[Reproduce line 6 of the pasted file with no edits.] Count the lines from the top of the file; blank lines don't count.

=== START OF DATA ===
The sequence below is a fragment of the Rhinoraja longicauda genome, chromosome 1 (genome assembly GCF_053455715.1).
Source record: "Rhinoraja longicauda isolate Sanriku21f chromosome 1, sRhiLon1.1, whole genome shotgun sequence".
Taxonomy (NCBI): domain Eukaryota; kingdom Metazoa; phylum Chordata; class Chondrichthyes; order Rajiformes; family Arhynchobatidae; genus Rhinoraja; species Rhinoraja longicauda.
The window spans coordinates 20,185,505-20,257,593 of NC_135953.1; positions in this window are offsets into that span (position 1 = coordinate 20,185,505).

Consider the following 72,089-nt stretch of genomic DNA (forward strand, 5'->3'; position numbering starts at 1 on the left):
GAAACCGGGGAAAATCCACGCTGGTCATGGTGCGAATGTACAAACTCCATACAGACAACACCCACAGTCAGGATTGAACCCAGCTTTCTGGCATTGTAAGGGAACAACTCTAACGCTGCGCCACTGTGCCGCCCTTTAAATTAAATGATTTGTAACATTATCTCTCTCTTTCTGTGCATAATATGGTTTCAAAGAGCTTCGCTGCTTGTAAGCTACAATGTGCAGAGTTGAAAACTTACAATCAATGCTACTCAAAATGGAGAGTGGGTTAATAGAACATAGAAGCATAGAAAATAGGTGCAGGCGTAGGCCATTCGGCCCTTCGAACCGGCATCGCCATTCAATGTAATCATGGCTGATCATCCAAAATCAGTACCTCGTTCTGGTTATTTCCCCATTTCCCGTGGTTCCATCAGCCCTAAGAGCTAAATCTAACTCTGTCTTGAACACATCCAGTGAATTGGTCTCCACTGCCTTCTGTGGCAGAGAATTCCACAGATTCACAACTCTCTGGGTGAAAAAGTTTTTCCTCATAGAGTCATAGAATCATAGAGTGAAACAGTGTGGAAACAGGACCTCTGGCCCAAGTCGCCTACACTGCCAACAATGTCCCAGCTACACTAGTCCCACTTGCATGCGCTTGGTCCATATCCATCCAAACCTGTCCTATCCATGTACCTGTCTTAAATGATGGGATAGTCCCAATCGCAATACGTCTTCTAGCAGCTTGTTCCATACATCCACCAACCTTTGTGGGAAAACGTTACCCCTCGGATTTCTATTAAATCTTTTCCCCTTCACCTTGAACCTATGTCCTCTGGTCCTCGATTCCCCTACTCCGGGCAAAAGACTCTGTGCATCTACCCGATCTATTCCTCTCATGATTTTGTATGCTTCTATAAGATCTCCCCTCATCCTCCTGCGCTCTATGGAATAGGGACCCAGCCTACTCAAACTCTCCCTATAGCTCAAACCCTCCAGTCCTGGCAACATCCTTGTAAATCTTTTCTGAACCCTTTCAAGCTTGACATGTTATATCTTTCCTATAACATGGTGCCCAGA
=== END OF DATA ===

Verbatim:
GAAACCGGGGAAAATCCACGCTGGTCATGGTGCGAATGTACAAACTCCATACAGACAACACCCACAGTCAGGATTGAACCCAGCTTTCTGGCATTGTAAGGGAACAACTCTAACGCTGCGCCACTGTGCCGCCCTTTAAATTAAATGATTTGTAACATTATCTCTCTCTTTCTGTGCATAATATGGTTTCAAAGAGCTTCGCTGCTTGTAAGCTACAATGTGCAGAGTTGAAAACTTACAATCAATGCTACTCAAAATGGAGAGTGGGTTAATAGAACATAGAAGCATAGAAAATAGGTGCAGGCGTAGGCCATTCGGCCCTTCGAACCGGCATCGCCATTCAATGTAATCATGGCTGATCATCCAAAATCAGTACCTCGTTCTGGTTATTTCCCCATTTCCCGTGGTTCCATCAGCCCTAAGAGCTAAATCTAACTCTGTCTTGAACACATCCAGTGAATTGGTCTCCACTGCCTTCTGTGGCAGAGAATTCCACAGATTCACAACTCTCTGGGTGAAAAAGTTTTTCCTCATAGAGTCATAGAATCATAGAGTGAAACAGTGTGGAAACAGGACCTCTGGCCCAAGTCGCCTACACTGCCAACAATGTCCCAGCTACACTAGTCCCACTTGCATGCGCTTGGTCCATATCCATCCAAACCTGTCCTATCCATGTACCTGTCTTAAATGATGGGATAGTCCCAATCGCAATACGTCTTCTAGCAGCTTGTTCCATACATCCACCAACCTTTGTGGGAAAACGTTACCCCTCGGATTTCTATTAAATCTTTTCCCCTTCACCTTGAACCTATGTCCTCTGGTCCTCGATTCCCCTACTCCGGGCAAAAGACTCTGTGCATCTACCCGATCTATTCCTCTCATGATTTTGTATGCTTCTATAAGATCTCCCCTCATCCTCCTGCGCTCTATGGAATAGGGACCCAGCCTACTCAAACTCTCCCTATAGCTCAAACCCTCCAGTCCTGGCAACATCCTTGTAAATCTTTTCTGAACCCTTTCAAGCTTGACATGTTATATCTTTCCTATAACATGGTGCCCAGA